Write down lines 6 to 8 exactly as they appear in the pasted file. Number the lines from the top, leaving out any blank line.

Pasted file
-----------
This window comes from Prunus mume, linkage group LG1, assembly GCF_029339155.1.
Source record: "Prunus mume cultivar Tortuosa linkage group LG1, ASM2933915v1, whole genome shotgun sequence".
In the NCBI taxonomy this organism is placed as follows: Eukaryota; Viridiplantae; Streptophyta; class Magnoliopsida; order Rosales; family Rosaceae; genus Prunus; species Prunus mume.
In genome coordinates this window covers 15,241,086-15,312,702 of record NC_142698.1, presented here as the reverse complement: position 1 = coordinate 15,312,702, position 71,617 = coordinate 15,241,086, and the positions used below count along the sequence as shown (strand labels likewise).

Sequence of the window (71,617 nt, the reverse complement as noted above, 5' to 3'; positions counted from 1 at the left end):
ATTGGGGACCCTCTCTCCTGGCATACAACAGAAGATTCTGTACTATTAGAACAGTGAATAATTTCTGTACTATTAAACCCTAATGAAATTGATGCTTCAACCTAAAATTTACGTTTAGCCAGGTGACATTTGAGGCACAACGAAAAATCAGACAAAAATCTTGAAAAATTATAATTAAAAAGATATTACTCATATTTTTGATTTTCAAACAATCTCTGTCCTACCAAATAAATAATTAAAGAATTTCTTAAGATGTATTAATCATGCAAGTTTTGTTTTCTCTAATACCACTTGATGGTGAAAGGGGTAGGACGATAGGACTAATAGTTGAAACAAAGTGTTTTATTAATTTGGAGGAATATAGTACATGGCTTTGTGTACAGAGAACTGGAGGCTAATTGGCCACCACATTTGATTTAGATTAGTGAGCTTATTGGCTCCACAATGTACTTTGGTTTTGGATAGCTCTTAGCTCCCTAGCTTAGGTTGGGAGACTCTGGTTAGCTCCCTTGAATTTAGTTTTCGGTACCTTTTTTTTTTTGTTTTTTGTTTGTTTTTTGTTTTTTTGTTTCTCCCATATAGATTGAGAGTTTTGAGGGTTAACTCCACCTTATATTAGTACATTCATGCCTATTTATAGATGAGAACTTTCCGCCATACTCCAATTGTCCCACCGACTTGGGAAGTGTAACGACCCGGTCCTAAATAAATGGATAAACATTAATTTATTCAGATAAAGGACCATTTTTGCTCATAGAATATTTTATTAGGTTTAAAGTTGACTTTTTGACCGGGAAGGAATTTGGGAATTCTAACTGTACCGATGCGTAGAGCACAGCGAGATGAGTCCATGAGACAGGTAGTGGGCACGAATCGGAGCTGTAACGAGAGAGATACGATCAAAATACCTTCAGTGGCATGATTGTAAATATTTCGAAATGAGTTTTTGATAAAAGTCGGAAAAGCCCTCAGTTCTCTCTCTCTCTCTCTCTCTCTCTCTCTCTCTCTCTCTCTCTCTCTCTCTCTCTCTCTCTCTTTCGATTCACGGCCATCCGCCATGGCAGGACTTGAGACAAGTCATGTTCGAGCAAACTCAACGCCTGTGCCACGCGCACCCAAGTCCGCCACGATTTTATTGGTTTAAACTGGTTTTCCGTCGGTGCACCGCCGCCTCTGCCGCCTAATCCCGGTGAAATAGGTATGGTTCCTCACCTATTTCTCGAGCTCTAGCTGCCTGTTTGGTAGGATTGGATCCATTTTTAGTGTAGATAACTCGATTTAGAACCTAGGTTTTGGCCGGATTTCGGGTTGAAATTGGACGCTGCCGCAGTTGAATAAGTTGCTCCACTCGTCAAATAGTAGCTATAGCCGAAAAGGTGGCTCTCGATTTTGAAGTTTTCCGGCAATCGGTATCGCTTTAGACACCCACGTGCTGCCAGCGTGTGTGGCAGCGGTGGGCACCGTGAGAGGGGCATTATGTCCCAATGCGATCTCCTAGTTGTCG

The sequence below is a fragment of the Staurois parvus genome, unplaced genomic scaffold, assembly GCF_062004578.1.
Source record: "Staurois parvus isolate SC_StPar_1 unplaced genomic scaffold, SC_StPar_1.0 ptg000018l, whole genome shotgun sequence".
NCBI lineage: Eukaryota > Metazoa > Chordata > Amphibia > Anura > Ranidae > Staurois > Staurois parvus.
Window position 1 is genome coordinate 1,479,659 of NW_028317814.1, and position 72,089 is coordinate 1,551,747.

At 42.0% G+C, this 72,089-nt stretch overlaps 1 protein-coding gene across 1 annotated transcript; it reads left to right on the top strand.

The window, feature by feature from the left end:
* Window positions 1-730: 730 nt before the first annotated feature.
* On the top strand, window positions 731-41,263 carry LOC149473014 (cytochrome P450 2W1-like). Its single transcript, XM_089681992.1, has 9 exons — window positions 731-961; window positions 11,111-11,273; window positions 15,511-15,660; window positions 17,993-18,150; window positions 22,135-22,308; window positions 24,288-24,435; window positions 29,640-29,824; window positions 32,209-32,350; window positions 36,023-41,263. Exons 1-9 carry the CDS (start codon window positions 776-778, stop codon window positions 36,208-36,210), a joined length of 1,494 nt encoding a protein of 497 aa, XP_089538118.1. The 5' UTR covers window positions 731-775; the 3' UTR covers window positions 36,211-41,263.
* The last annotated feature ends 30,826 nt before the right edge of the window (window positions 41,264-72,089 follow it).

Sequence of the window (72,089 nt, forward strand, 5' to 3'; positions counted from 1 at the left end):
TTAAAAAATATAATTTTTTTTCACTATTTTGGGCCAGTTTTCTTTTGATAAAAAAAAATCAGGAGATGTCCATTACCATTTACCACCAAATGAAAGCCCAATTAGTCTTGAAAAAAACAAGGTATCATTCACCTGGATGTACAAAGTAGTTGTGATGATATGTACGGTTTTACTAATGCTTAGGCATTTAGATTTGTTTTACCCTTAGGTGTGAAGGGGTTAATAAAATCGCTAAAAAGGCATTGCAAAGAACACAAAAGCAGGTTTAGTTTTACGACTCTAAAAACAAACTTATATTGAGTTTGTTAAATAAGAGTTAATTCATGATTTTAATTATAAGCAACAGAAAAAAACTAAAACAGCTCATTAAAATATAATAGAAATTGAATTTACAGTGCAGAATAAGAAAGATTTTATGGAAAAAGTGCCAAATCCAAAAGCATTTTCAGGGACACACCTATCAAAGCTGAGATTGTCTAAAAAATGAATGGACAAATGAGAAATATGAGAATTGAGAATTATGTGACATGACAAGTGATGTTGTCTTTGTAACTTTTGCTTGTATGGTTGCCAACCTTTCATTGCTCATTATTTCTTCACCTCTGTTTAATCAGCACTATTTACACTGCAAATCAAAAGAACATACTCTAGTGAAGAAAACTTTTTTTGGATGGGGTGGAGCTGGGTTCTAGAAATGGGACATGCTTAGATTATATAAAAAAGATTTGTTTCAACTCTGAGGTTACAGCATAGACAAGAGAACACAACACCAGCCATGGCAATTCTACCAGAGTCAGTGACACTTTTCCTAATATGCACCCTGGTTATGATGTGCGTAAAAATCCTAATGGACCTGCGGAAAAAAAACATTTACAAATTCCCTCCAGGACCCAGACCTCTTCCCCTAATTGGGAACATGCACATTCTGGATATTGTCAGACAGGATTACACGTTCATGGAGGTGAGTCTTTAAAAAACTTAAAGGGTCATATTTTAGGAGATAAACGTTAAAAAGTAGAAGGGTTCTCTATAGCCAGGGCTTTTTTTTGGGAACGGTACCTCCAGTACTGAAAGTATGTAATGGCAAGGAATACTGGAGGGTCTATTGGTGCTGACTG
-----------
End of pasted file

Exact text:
ATTGGGGACCCTCTCTCCTGGCATACAACAGAAGATTCTGTACTATTAGAACAGTGAATAATTTCTGTACTATTAAACCCTAATGAAATTGATGCTTCAACCTAAAATTTACGTTTAGCCAGGTGACATTTGAGGCACAACGAAAAATCAGACAAAAATCTTGAAAAATTATAATTAAAAAGATATTACTCATATTTTTGATTTTCAAACAATCTCTGTCCTACCAAATAAATAATTAAAGAATTTCTTAAGATGTATTAATCATGCAAGTTTTGTTTTCTCTAATACCACTTGATGGTGAAAGGGGTAGGACGATAGGACTAATAGTTGAAACAAAGTGTTTTATTAATTTGGAGGAATATAGTACATGGCTTTGTGTACAGAGAACTGGAGGCTAATTGGCCACCACATTTGATTTAGATTAGTGAGCTTATTGGCTCCACAATGTACTTTGGTTTTGGATAGCTCTTAGCTCCCTAGCTTAGGTTGGGAGACTCTGGTTAGCTCCCTTGAATTTAGTTTTCGGTACCTTTTTTTTTTTGTTTTTTGTTTGTTTTTTGTTTTTTTGTTTCTCCCATATAGATTGAGAGTTTTGAGGGTTAACTCCACCTTATATTAGTACATTCATGCCTATTTATAGATGAGAACTTTCCGCCATACTCCAATTGTCCCACCGACTTGGGAAGTGTAACGACCCGGTCCTAAATAAATGGATAAACATTAATTTATTCAGATAAAGGACCATTTTTGCTCATAGAATATTTTATTAGGTTTAAAGTTGACTTTTTGACCGGGAAGGAATTTGGGAATTCTAACTGTACCGATGCGTAGAGCACAGCGAGATGAGTCCATGAGACAGGTAGTGGGCACGAATCGGAGCTGTAACGAGAGAGATACGATCAAAATACCTTCAGTGGCATGATTGTAAATATTTCGAAATGAGTTTTTGATAAAAGTCGGAAAAGCCCTCAGTTCTCTCTCTCTCTCTCTCTCTCTCTCTCTCTCTCTCTCTCTCTCTCTCTCTCTCTCTCTCTCTTTCGATTCACGGCCATCCGCCATGGCAGGACTTGAGACAAGTCATGTTCGAGCAAACTCAACGCCTGTGCCACGCGCACCCAAGTCCGCCACGATTTTATTGGTTTAAACTGGTTTTCCGTCGGTGCACCGCCGCCTCTGCCGCCTAATCCCGGTGAAATAGGTATGGTTCCTCACCTATTTCTCGAGCTCTAGCTGCCTGTTTGGTAGGATTGGATCCATTTTTAGTGTAGATAACTCGATTTAGAACCTAGGTTTTGGCCGGATTTCGGGTTGAAATTGGACGCTGCCGCAGTTGAATAAGTTGCTCCACTCGTCAAATAGTAGCTATAGCCGAAAAGGTGGCTCTCGATTTTGAAGTTTTCCGGCAATCGGTATCGCTTTAGACACCCACGTGCTGCCAGCGTGTGTGGCAGCGGTGGGCACCGTGAGAGGGGCATTATGTCCCAATGCGATCTCCTAGTTGTCG

The sequence below is a fragment of the Staurois parvus genome, unplaced genomic scaffold, assembly GCF_062004578.1.
Source record: "Staurois parvus isolate SC_StPar_1 unplaced genomic scaffold, SC_StPar_1.0 ptg000018l, whole genome shotgun sequence".